Daniel Bennett (6 Poems)

Underfoot Poetry

Bermondsey Spaces

By the corner forecourt of the Shell station
the man eating ribs from a paper bag
lets a crutch dangle on one elbow,
as he picks his way through want
and circumstance, under the gloaming,
the overpass, beyond the river’s abstract mass.

A light like fine quartz inside concrete
ghosts our day. Low rise houses
shelter amongst apartment blocks
hunkering from the bomb blasts
which preserved them –Bang!–
like a camera flash. Here’s your landscape.

Late spring but winter has returned,
freakish and grey, an old friend talking
about jobs and money, a scavenge for work.
Boys aim bikes down pavements
with thin-eyed accuracy. Or else they strut
hands pushed into undershorts

or they walk, shout and fumble
eat sweets and pledge their eternities
to the craziest of quests. Two young girls
play in the dust blown across plane trees
and scrambled time, the pollen filaments
mixed with…

View original post 932 more words


The Great Myths #1: The Old Woman & the End of the World (White River Sioux)

Somewhere at a place where the prairie and the Maka Sicha, the Badlands, meet, there is a hidden cave. Not for a long, long time has anyone been able to find it. Even now, with so many highways, cars, and tourists, no one has discovered this cave.             In it lives a woman so old…

Early Ted Hughes (Forerunners)

Underfoot Poetry

Here are fourteen early poems from Ted Hughes, all of them from before the more well-known collections Wodwo and Crow. The powerful voices he gives to the animal and natural world, to history and mythology, to the experience of war, even to the theology of a sixteenth-century martyr burned at the stake, are well worth revisiting and reading aloud.

The Hawk in the Rain
The Horses
Invitation to the Dance
Six Young Men
The Ancient Heroes & the Bomber Pilot
The Martyrdom of Bishop Farrar
Mayday in Holderness
Hawks Roosting
The Bull Moses
My Uncle’s Wound

The Hawk in the Rain

I drown in the drumming ploughland, I drag up
Heel after heel from the swallowing of the earth’s mouth,
From clay that clutches my each step to the ankle
With the habit of the dogged grave, but the hawk

Effortlessly at height hangs his…

View original post 3,557 more words

Tao Te Ching #81: “True words are not beautiful, beautiful words are not true”

True words are not beautiful, beautiful words are not true. The good are not argumentative, the argumentative are not good. Knowers do not generalize, generalists do not know. Sages do not accumulate anything but give everything to others, having more the more they give. The Way of heaven helps and does not harm. The Way…

Tao Te Ching #79: “Therefore sages keep their faith and do not pressure others”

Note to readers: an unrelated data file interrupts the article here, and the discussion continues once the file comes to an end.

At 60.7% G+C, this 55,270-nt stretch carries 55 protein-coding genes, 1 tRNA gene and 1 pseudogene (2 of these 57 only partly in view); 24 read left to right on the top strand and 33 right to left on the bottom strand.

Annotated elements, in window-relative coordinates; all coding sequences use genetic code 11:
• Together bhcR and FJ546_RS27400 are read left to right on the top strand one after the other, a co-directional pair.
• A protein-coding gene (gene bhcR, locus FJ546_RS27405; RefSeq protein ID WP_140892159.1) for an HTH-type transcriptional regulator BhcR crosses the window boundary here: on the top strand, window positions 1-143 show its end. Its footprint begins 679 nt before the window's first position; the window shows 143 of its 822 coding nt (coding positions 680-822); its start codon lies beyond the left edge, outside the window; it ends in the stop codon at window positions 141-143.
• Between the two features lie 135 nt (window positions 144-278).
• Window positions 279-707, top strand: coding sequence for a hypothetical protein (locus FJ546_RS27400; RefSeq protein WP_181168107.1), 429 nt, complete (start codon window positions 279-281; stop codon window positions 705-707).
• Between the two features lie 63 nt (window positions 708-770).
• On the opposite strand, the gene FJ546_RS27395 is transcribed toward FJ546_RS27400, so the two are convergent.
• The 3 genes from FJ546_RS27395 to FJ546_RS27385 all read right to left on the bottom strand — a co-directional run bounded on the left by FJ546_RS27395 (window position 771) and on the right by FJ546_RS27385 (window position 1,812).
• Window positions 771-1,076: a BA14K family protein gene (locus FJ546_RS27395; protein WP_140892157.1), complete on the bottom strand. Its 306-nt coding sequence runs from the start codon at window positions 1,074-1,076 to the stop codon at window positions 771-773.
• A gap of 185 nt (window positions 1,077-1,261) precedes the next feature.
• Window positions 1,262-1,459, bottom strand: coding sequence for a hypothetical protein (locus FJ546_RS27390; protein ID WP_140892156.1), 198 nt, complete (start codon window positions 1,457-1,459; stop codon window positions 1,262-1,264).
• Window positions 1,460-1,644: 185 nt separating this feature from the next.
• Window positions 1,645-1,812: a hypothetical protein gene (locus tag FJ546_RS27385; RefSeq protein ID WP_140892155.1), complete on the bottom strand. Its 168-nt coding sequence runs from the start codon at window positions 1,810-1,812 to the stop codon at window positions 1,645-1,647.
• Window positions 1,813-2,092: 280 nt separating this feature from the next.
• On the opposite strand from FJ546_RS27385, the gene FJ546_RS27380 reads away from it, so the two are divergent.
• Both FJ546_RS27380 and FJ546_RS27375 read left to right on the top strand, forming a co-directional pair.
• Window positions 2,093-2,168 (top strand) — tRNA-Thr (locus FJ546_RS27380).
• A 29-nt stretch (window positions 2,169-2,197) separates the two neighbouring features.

When you harmonize bitter enemies, yet resentment is sure to linger, how can this be called good? Therefore sages keep their faith and do not pressure others. So the virtuous see to their promises, while the virtueless look after precedents. The Way of heaven is impersonal it is always with good people. – Thomas Cleary…

Tao Te Ching #78: “So the flexible overcome the adamant, the yielding overcome the forceful”

Nothing in the world is more flexible and yielding than water. Yet when it attacks the firm and the strong, none can withstand it, because they have no way to change it. So the flexible overcome the adamant, the yielding overcome the forceful. Everyone knows this, but no one can do it. This is why…

Tao Te Ching #77: “The Way of heaven reduces excess and fills need, but the way of humans is not so”

The Way of heaven is like drawing a bow: the high is lowered, the low is raised; excess is reduced, need is fulfilled. The Way of heaven reduces excess and fills need, but the way of humans is not so: they strip the needy to serve those who have too much. – Thomas Cleary  …

Tao Te Ching #76: “Let strength and might be put below, and tender, gentle in control”

When people are born they are supple, and when they die they are stiff. When trees are born they are tender, and when they die they are brittle. Stiffness is thus a companion of death, flexibility a companion of life. So when an army is strong, it does not prevail. When a tree is strong,…

Tao Te Ching #75: “Only those who do not contrive to live are wise in valuing life”

When people are starving, it is because their governments take too much, causing them to starve. When people are hard to control, it is because of the contrivances of their governments, which make them hard to control. When people slight death, it is because of the earnestness with which they seek life; that makes them…

Tao Te Ching #74: “If people usually don’t fear death, how can death be used to scare them?”

If people usually don’t fear death, how can death be used to scare them? If people are made to fear death, and you can catch and kill them when they act oddly, who would dare? There are always executioners. And to kill in place of an executioner is taking the place of a master carver.…

Tao Te Ching #73: “But which man knows what heaven condemns, what precedents it’s guided by?”

Boldness in daring means killing; boldness in not daring means life. These two may help and may harm. Who knows the reason for what heaven dislikes? This is why even sages find it hard for them. The Way of heaven win well without contest, responds well without speech, comes of itself uncalled, relaxed yet very…

“Cauldron & Drink” – New Poem at Crannóg

Many thanks to the editors of Crannóg, who published my poem “Cauldron & Drink” in their most recent issue. It’s one of my favorites from my upcoming book of poems from old Europe.  For readers outside of Ireland and the UK, I’ve pasted an image from the journal below, although I would encourage everyone to…